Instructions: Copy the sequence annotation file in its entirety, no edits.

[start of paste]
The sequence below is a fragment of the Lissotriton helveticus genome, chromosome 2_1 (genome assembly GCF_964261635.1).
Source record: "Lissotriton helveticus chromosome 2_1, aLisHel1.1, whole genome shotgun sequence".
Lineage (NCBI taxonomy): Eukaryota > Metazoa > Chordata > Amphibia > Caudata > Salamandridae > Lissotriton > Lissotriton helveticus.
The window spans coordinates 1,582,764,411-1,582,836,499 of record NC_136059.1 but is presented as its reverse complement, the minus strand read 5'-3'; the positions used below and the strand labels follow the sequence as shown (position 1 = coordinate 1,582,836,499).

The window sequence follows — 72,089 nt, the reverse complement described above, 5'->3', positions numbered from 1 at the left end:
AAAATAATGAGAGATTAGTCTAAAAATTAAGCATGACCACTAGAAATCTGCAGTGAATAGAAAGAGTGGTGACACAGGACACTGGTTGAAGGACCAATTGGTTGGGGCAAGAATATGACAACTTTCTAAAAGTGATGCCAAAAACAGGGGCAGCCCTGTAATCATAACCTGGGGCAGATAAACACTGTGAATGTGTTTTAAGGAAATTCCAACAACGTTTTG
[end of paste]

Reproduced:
The sequence below is a fragment of the Lissotriton helveticus genome, chromosome 2_1 (genome assembly GCF_964261635.1).
Source record: "Lissotriton helveticus chromosome 2_1, aLisHel1.1, whole genome shotgun sequence".
Lineage (NCBI taxonomy): Eukaryota > Metazoa > Chordata > Amphibia > Caudata > Salamandridae > Lissotriton > Lissotriton helveticus.
The window spans coordinates 1,582,764,411-1,582,836,499 of record NC_136059.1 but is presented as its reverse complement, the minus strand read 5'-3'; the positions used below and the strand labels follow the sequence as shown (position 1 = coordinate 1,582,836,499).

The window sequence follows — 72,089 nt, the reverse complement described above, 5'->3', positions numbered from 1 at the left end:
AAAATAATGAGAGATTAGTCTAAAAATTAAGCATGACCACTAGAAATCTGCAGTGAATAGAAAGAGTGGTGACACAGGACACTGGTTGAAGGACCAATTGGTTGGGGCAAGAATATGACAACTTTCTAAAAGTGATGCCAAAAACAGGGGCAGCCCTGTAATCATAACCTGGGGCAGATAAACACTGTGAATGTGTTTTAAGGAAATTCCAACAACGTTTTG